Retailers can’t afford to get beacons wrong

Before rolling out proximity-enabled apps, retailers must be ready to execute carefully, ensuring not to annoy customers or violate their privacy. With so much to gain, retailers can’t afford to get it wrong. They may not get a second chance for the attention of participating customers.

The potential gains are substantial. Beacons hold the promise of getting customers off the computer and into their stores against the growing online marketplace chipping away at brick-and-mortar retail. The promise of what exactly? Consumer decisions often germinate with online research — comparing options, prices, features and availability. What is it about beacons that might draw consumers away from free shipping and competitive pricing? After all, the buy is only a mouse-click away.

Statistics show consumers are not always clicking “Buy”, at least not yet. Far more shoppers research products online and then make their purchase in stores. Shopping is still a real-world experience for many who prefer handling a physical product, talking to retail staff and exchanging or returning items.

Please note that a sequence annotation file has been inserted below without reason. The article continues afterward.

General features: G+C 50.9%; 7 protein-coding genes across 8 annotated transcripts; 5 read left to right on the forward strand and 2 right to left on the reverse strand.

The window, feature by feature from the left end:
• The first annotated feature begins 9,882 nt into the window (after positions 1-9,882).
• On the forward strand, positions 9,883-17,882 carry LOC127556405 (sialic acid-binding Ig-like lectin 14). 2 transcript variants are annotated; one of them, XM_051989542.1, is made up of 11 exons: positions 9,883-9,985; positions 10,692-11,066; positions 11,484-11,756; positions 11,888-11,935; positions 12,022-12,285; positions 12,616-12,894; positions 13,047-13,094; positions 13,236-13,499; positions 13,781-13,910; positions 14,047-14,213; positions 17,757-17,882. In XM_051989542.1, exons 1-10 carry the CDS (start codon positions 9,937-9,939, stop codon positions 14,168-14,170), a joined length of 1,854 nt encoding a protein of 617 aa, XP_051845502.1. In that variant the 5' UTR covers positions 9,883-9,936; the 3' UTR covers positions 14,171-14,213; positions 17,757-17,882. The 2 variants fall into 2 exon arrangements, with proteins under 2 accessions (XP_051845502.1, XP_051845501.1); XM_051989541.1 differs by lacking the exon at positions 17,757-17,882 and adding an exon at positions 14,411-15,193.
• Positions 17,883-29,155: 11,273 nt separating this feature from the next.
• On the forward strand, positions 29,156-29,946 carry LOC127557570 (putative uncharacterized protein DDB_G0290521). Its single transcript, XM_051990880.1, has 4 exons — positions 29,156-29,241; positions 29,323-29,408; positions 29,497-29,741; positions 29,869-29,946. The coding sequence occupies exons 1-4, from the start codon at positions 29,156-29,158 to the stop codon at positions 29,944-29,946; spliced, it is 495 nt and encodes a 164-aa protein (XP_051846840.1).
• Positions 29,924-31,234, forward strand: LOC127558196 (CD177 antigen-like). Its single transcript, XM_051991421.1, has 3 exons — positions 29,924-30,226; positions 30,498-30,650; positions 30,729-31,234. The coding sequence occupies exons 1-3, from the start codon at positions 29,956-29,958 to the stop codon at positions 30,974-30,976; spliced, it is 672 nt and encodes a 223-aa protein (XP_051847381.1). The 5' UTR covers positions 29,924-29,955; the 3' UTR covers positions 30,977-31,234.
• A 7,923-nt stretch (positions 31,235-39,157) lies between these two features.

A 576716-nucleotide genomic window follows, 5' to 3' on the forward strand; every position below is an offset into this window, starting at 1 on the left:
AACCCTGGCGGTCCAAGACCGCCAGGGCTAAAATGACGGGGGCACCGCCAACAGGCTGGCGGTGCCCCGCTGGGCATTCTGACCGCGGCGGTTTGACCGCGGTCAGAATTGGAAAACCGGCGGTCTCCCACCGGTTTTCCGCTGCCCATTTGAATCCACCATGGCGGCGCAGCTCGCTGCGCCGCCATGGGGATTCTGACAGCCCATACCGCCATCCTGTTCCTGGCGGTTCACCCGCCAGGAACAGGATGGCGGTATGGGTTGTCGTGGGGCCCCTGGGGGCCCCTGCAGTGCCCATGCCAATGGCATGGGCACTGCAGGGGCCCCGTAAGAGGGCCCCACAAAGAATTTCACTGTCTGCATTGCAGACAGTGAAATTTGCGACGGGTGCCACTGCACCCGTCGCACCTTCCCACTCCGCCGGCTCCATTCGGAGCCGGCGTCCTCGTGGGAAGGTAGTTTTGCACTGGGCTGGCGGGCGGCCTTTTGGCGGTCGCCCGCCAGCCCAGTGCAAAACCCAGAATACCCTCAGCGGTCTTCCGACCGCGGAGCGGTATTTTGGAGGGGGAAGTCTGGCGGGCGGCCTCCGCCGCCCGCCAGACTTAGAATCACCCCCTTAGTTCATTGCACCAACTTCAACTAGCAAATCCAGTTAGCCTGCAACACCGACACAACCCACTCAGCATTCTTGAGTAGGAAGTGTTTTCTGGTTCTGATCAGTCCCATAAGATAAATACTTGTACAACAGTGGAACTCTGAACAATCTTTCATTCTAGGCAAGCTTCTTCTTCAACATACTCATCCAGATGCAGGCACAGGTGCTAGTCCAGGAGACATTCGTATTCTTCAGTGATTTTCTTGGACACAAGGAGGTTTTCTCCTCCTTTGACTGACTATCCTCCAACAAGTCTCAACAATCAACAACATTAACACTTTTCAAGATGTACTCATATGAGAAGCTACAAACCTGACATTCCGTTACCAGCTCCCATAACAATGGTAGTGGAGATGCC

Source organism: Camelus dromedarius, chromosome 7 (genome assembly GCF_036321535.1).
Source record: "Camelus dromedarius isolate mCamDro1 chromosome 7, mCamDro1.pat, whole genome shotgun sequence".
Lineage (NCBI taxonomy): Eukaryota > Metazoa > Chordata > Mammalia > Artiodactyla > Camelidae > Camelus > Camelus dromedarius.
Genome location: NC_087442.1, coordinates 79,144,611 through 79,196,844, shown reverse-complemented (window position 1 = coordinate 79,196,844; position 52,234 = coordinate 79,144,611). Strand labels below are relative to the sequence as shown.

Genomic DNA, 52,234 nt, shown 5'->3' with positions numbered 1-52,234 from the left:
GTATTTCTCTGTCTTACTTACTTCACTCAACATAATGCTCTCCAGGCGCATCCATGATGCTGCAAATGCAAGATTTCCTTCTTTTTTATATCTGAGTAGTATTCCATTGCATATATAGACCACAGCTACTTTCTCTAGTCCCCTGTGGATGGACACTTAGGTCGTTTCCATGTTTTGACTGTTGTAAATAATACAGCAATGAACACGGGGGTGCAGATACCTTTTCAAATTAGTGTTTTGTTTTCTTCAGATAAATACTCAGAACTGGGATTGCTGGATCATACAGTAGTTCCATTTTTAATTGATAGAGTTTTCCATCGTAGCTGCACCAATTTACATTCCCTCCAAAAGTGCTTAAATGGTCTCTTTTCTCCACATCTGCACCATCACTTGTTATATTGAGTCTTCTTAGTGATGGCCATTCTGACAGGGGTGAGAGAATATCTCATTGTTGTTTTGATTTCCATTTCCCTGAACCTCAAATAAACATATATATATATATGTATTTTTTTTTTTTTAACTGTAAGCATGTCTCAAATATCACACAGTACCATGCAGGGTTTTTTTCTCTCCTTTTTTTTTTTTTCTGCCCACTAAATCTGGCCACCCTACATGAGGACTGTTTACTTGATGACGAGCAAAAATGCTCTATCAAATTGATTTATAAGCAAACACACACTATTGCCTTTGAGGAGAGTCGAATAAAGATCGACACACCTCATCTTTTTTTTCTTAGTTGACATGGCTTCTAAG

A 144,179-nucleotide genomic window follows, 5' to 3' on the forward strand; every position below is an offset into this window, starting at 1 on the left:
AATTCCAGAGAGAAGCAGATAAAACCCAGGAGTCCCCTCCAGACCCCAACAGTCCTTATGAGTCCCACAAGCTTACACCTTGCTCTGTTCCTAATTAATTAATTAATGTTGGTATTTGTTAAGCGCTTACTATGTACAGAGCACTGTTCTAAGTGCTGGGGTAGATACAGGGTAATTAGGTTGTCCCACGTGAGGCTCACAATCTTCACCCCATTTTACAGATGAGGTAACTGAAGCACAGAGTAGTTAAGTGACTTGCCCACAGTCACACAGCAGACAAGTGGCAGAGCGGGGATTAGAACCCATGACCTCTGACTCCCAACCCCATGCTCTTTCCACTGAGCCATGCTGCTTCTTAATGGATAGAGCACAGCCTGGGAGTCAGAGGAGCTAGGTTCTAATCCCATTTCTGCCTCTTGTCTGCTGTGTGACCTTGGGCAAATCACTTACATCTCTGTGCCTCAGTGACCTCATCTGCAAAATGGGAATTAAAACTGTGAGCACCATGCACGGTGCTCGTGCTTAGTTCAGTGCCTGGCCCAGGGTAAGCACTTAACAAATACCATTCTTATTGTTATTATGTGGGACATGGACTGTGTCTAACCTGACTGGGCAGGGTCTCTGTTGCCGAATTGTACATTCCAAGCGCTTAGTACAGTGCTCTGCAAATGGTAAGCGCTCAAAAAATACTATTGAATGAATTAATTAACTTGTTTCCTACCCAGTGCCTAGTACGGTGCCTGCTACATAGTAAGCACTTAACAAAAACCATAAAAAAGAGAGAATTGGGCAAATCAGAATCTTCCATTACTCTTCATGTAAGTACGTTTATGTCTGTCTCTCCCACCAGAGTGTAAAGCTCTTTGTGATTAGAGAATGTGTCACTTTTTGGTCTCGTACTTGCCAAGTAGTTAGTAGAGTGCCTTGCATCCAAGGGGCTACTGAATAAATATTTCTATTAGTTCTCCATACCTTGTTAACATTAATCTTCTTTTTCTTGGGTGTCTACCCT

In 2003, US shoppers spent $93 billion in online retail sales. Within a decade that figure rose $322 billion. As online shopping grows, retailers need to up their game or risk losing out to competition in the virtual aisles. Beacons can enhance the shopping experience with rewards, time-limited offers and surprise deals to keep customers coming back.

Studies show that real-world shoppers are far more likely to make impulse buys and unplanned purchases than online shoppers. Beacons can help with this too, alerting customers when in proximity to previously purchased or wish list items. If these alerts are not relevant to the customer, chances are high that they will delete the retail app and never look back.

Brick-and-mortar retailers should be thinking about ways to help customers in ways not possible online with the aid of beacons. The business data to be gained from beacon interaction has massive potential, but the customer’s positive first experience is crucial to the success of proximity-based consumer interaction.